Throughout her first term beginning in 2016, Foxx has consistently put forward that changing the system is the goal. She eagerly called for a systematic change and was deemed as one of a slate of progressive prosecutors nationwide. Prior to entering the Office, State’s Attorney Kim Foxx had heavily criticized Democratic incumbent Anita Alvarez, who Foxx beat in the primary. Cook County State’s Attorney Kim Foxx raised her concerns regarding the one-year delayed case of police Officer Jason Van Dyke, who was responsible for the death of 17-year-old Laquan McDonald.
Criticisms of State’s Attorney Foxx’s Work
Like any other, Cook County State’s Attorney Kim Foxx also faced criticisms, particularly over the rising of violent crime throughout the year of 2020, as well as the apparent handling of the Jussie Smollett case. State’s Attorney Foxx admits that the Office had rooms for improvement, addressing the criticisms for the former “Empire” actor’s case. As such, she assures that the Cook County State’s Attorney’s Office will deliver a criminal justice system that equally serves “the everyday citizen,” paying no attention to social titles. State’s Attorney Foxx also noted that the Cook County State’s Attorney’s Office’s sweeping bail reforms had effectively reduced and combatted violent crime during the first three years of her term, showing a significant decrease in the number of incidents involving violent crimes.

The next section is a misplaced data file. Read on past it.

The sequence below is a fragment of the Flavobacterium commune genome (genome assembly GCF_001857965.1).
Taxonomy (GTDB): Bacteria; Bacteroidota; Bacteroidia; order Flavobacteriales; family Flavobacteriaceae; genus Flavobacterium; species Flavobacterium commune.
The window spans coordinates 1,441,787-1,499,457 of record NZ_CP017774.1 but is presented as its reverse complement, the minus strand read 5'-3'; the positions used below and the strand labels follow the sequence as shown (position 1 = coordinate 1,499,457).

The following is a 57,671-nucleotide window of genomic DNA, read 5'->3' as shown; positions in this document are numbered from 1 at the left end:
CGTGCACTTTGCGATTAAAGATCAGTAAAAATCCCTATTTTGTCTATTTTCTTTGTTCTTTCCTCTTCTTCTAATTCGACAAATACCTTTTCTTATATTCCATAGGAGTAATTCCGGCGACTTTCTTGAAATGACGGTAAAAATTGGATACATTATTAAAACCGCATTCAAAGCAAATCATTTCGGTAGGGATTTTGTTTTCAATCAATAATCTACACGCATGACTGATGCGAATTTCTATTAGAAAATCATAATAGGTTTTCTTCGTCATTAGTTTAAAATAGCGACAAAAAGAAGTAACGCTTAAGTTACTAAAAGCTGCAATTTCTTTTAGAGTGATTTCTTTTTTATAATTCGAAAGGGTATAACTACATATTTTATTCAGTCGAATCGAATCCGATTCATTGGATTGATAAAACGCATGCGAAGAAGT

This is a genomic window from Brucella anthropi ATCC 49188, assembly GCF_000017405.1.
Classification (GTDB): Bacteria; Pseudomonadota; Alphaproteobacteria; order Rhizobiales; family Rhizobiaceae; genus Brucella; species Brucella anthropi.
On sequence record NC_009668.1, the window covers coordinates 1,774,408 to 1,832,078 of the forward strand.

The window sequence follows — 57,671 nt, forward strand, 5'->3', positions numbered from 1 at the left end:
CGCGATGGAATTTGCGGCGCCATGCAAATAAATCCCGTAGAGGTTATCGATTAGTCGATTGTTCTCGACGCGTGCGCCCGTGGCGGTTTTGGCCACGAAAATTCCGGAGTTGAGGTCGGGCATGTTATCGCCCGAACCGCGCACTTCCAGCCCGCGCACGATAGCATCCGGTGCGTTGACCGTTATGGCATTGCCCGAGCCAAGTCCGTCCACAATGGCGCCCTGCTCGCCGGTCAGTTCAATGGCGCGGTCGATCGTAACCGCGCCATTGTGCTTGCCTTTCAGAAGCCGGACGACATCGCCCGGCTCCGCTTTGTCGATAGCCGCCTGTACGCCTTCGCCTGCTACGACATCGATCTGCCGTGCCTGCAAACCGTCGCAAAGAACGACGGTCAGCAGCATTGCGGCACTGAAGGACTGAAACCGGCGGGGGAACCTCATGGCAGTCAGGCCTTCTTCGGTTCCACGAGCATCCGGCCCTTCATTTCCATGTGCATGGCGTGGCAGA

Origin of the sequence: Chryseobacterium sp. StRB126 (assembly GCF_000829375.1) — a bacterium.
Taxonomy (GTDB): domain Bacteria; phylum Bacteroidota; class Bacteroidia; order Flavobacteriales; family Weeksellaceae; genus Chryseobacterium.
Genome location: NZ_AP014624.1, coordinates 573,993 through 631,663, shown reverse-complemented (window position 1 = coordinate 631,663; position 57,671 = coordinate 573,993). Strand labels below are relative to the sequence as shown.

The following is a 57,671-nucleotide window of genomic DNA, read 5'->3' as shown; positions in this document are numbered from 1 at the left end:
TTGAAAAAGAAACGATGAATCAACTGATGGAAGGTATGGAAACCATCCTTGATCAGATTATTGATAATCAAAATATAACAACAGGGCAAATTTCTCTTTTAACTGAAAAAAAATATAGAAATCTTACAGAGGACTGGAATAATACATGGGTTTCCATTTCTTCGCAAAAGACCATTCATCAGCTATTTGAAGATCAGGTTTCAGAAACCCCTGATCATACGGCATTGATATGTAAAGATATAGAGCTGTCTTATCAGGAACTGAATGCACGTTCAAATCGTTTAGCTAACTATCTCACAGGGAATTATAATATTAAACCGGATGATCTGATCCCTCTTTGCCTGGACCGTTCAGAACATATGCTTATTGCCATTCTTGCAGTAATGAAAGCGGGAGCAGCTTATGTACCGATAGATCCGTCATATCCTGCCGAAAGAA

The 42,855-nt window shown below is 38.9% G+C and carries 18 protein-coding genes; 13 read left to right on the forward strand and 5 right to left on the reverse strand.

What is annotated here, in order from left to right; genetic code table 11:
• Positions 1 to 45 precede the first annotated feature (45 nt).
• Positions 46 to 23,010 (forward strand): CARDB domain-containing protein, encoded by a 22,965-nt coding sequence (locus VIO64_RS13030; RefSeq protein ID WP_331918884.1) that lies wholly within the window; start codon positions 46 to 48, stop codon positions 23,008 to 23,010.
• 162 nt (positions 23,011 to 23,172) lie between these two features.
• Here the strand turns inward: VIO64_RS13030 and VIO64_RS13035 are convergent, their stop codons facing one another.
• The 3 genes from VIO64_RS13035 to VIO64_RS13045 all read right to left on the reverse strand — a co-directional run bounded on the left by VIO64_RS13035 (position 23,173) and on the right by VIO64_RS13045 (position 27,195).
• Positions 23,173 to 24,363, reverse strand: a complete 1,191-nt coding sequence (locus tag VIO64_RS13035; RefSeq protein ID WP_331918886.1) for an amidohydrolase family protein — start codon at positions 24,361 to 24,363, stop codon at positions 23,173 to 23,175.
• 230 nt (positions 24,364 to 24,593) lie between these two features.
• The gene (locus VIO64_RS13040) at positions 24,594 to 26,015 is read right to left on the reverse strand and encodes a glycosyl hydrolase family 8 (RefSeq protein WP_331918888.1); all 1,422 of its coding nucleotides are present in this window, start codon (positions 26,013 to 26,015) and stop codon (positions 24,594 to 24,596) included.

Host Ernest Fenton notes that Cook County State’s Attorney Kim Foxx is both a skin folk and a kinfolk. “All of our skin folk ain’t our kinfolk, but you certainly are skin folk and kinfolk,” said Fenton, to which State’s Attorney Foxx replied declaring that as the county’s first Black woman top prosecutor and public servant, she fully commits to ensuring that communities are well, and seriously represented. She states that Cook County’s criminal justice shall treat Black and Latino people fairer.